Spring is in the air, and it sure smells clean.
The annual ritual of ridding our homes of winter’s dust and dirt has begun.
While some of us dread spring cleaning, you can do things to make it easier on yourself and your wallet.
I chatted with Sue Perry, deputy editor of ShopSmart Magazine, where staffers test and compare hundreds of cleaning products year-round. They recently highlighted some of the most effective money-saving cleaners.
“You go to the grocery store and you think you are doing fine on your bill, but you put a couple of cleaning products in and the bill just skyrockets,” Perry says. “It really can take a bite out of your budget.” But it is possible to clean your home with just two products: Pine-Sol and Comet.
Here are some cheap but effective products and strategies to consider as you face the task of cleaning your home this spring.
Use affordable products that serve more than one purpose: One of the biggest surprises in the ShopSmart tests was Pine-Sol. “It beat 18 pricier cleaners and it left no streaks,” Perry says. You can also dilute it (a quarter cup to one gallon of water) and put it in a spray bottle.
Ajax Lemon Dish Liquid performed as well as any other liquid for washing dishes, but was the cheapest among the brands tested. Perry says you can also use it as a general cleaner by mixing one teaspoon with a cup of warm water.
Comet With Bleach performs great on a variety of jobs as well, including cleaning toilet bowls – a task that has an entire category of dedicated cleaners, Perry says.
Make your own cleaners: Vinegar, ammonia, water and other ingredients you probably already have on hand can make very good cleaning products, Perry says. In addition to saving money, DIY formulas may be less toxic than store-bought cleaners.
Mix seven pints of cold water, a half cup of soapy ammonia and one pint of rubbing alcohol in a squirt bottle for an effective glass and window cleaner, Perry says. Or make an all-purpose cleaner with a half-cup of household ammonia and a teaspoon of dishwashing detergent without bleach.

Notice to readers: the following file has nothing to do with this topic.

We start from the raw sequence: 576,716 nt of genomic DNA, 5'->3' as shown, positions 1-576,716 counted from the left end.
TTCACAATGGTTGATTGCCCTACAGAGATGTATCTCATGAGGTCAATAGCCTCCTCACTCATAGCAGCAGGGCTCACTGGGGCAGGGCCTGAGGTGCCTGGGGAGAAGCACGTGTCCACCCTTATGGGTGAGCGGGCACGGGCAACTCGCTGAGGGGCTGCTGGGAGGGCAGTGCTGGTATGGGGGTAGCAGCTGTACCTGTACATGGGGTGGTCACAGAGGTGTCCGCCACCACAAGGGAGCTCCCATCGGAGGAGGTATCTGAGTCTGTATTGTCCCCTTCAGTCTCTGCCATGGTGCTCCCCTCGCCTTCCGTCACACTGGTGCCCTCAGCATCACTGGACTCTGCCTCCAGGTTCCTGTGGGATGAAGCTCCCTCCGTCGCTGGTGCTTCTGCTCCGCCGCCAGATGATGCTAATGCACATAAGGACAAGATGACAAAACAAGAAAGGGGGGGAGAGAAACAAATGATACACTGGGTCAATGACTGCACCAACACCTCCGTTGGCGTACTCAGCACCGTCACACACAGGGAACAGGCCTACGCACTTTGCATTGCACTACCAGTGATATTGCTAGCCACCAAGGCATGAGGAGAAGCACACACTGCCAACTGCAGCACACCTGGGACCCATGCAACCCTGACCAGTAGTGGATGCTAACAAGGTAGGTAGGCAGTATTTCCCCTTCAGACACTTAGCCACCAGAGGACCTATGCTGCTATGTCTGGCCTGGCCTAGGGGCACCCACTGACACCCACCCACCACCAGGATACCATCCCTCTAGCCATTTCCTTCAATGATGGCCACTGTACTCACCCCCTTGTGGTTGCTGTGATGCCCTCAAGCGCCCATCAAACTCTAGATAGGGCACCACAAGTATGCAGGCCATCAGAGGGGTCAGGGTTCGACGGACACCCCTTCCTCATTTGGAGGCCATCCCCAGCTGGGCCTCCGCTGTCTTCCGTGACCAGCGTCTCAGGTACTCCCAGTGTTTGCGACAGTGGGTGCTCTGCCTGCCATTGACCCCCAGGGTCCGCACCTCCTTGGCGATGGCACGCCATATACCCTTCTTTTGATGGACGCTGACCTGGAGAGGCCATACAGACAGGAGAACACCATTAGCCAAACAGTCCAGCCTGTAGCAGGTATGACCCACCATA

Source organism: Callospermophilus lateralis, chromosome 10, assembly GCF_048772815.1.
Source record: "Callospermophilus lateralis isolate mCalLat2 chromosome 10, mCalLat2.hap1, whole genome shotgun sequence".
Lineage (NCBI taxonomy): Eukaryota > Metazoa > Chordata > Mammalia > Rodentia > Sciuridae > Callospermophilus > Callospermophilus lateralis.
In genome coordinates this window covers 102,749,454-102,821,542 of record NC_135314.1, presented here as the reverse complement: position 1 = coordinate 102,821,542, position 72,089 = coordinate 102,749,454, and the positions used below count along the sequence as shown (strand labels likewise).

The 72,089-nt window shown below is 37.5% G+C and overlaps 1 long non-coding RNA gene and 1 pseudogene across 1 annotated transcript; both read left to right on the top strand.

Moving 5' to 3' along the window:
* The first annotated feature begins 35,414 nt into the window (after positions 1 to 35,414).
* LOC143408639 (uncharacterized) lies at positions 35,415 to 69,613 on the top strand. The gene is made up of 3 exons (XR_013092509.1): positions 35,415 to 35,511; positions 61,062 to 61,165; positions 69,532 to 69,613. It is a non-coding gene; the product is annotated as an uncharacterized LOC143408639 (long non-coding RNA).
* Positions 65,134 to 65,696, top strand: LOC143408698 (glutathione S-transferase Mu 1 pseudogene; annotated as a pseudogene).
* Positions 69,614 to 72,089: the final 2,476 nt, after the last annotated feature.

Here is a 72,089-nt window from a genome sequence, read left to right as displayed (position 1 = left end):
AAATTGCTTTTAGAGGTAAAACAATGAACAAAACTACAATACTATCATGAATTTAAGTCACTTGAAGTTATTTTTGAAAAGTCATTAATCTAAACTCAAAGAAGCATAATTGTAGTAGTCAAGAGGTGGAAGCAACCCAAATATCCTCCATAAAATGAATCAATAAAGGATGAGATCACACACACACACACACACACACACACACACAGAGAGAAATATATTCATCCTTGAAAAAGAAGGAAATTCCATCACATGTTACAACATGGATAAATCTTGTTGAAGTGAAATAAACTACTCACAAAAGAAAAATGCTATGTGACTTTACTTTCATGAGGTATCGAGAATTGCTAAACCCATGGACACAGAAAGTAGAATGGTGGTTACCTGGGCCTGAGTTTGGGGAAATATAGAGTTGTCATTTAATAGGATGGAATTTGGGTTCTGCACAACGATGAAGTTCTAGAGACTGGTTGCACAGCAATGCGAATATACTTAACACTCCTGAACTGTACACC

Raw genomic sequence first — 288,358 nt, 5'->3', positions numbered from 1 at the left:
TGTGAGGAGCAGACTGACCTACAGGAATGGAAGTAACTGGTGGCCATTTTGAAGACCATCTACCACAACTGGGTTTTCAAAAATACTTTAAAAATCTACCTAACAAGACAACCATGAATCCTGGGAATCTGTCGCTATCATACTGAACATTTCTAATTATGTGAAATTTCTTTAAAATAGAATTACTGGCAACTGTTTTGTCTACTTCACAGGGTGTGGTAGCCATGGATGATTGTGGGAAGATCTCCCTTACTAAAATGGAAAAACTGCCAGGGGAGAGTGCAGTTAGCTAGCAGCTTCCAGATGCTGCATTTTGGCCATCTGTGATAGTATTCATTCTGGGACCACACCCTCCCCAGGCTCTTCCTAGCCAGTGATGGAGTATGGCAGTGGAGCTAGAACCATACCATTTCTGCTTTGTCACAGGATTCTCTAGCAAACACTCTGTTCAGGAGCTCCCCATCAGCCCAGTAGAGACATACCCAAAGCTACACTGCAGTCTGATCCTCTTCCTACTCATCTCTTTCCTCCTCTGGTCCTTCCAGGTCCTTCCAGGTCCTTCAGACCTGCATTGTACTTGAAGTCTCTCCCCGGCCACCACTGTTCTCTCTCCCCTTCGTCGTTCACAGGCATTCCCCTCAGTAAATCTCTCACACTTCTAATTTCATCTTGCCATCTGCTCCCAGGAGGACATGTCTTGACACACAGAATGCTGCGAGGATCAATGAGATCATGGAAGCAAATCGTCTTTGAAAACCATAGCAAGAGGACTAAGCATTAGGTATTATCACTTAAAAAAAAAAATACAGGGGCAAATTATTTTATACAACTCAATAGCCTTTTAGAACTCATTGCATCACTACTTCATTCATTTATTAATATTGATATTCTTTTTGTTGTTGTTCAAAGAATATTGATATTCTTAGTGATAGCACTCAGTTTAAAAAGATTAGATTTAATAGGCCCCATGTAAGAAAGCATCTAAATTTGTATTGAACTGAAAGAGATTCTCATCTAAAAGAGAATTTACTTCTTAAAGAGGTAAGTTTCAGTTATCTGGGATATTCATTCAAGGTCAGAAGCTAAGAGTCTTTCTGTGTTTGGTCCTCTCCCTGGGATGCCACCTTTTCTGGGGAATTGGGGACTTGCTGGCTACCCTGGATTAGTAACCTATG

Be sure to label your DIY products to avoid confusion and never mix ammonia with bleach, as it can produce deadly gasses. If you find DIY cleaners just don’t cut it for you, you can always return to store-bought brands, Perry says.
Control your portions: In ShopSmart’s standardized tests, only one to two squirts of spray or a quarter teaspoon of liquid were effective in cleaning gunky globs of goo. If you need more of a product, add more, but start with smaller amounts.
Get the right tools: “One thing you can do to save money is with sponges, scouring pads or laundry sheets, cut everything in half and you slash your costs by 50 percent,” says Perry. Old toothbrushes or Q-tips can be used to clean tight crevices.
Get organized: Spring cleaning isn’t just about cleaning. It also means reducing clutter, and that too can be done on a budget, Perry says.
Dollar stores are a great resource for plastic bins and other organizing tools, just make sure you’re getting the right sizes and colors depending on their planned use, Perry says.
Will it be visible or hidden away? How big is the space where it needs to fit and how much needs to fit inside? Do you need to see the items inside or do you want them hidden?
Stay on schedule: Don’t feel you need to finish all your spring cleaning in one day or weekend, but do give yourself a deadline, Perry says. “Start with something very small that could be done in 15 minutes. It will give you a sense of accomplishment, and then it just keeps going.”